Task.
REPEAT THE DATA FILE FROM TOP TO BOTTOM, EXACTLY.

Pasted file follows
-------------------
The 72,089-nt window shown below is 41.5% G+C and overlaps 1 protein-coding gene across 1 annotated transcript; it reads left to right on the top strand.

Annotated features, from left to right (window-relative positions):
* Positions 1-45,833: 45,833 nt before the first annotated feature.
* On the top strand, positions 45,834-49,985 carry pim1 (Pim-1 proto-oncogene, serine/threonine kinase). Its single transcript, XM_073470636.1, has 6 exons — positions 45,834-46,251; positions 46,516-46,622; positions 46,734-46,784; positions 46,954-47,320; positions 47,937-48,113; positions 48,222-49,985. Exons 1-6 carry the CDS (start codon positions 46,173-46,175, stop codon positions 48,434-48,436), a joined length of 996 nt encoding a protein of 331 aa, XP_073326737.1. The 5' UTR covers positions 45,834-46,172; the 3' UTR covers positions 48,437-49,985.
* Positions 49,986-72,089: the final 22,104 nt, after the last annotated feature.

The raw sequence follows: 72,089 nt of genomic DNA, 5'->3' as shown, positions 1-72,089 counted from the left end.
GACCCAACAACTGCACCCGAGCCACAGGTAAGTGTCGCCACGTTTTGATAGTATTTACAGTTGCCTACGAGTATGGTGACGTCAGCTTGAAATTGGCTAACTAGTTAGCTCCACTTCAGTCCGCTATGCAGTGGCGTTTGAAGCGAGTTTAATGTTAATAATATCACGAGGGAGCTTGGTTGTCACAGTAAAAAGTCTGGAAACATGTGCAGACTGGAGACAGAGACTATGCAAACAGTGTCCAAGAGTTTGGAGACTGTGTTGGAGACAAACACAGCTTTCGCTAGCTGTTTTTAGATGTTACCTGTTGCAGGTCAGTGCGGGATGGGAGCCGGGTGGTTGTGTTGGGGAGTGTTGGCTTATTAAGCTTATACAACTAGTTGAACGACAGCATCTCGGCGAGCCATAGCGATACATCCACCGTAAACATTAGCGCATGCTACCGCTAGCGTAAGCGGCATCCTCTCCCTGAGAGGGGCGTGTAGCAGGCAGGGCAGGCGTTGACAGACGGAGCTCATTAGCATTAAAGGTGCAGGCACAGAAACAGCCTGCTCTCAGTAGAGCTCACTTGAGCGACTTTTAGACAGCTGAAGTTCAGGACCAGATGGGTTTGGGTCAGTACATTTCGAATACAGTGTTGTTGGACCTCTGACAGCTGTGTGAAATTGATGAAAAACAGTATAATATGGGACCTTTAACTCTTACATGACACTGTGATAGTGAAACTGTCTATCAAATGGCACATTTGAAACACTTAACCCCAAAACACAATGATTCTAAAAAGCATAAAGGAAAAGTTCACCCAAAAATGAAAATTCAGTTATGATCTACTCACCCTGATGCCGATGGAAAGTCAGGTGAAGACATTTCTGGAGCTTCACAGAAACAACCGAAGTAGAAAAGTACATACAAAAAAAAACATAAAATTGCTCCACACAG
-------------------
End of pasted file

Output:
The 72,089-nt window shown below is 41.5% G+C and overlaps 1 protein-coding gene across 1 annotated transcript; it reads left to right on the top strand.

Annotated features, from left to right (window-relative positions):
* Positions 1-45,833: 45,833 nt before the first annotated feature.
* On the top strand, positions 45,834-49,985 carry pim1 (Pim-1 proto-oncogene, serine/threonine kinase). Its single transcript, XM_073470636.1, has 6 exons — positions 45,834-46,251; positions 46,516-46,622; positions 46,734-46,784; positions 46,954-47,320; positions 47,937-48,113; positions 48,222-49,985. Exons 1-6 carry the CDS (start codon positions 46,173-46,175, stop codon positions 48,434-48,436), a joined length of 996 nt encoding a protein of 331 aa, XP_073326737.1. The 5' UTR covers positions 45,834-46,172; the 3' UTR covers positions 48,437-49,985.
* Positions 49,986-72,089: the final 22,104 nt, after the last annotated feature.

The raw sequence follows: 72,089 nt of genomic DNA, 5'->3' as shown, positions 1-72,089 counted from the left end.
GACCCAACAACTGCACCCGAGCCACAGGTAAGTGTCGCCACGTTTTGATAGTATTTACAGTTGCCTACGAGTATGGTGACGTCAGCTTGAAATTGGCTAACTAGTTAGCTCCACTTCAGTCCGCTATGCAGTGGCGTTTGAAGCGAGTTTAATGTTAATAATATCACGAGGGAGCTTGGTTGTCACAGTAAAAAGTCTGGAAACATGTGCAGACTGGAGACAGAGACTATGCAAACAGTGTCCAAGAGTTTGGAGACTGTGTTGGAGACAAACACAGCTTTCGCTAGCTGTTTTTAGATGTTACCTGTTGCAGGTCAGTGCGGGATGGGAGCCGGGTGGTTGTGTTGGGGAGTGTTGGCTTATTAAGCTTATACAACTAGTTGAACGACAGCATCTCGGCGAGCCATAGCGATACATCCACCGTAAACATTAGCGCATGCTACCGCTAGCGTAAGCGGCATCCTCTCCCTGAGAGGGGCGTGTAGCAGGCAGGGCAGGCGTTGACAGACGGAGCTCATTAGCATTAAAGGTGCAGGCACAGAAACAGCCTGCTCTCAGTAGAGCTCACTTGAGCGACTTTTAGACAGCTGAAGTTCAGGACCAGATGGGTTTGGGTCAGTACATTTCGAATACAGTGTTGTTGGACCTCTGACAGCTGTGTGAAATTGATGAAAAACAGTATAATATGGGACCTTTAACTCTTACATGACACTGTGATAGTGAAACTGTCTATCAAATGGCACATTTGAAACACTTAACCCCAAAACACAATGATTCTAAAAAGCATAAAGGAAAAGTTCACCCAAAAATGAAAATTCAGTTATGATCTACTCACCCTGATGCCGATGGAAAGTCAGGTGAAGACATTTCTGGAGCTTCACAGAAACAACCGAAGTAGAAAAGTACATACAAAAAAAAACATAAAATTGCTCCACACAG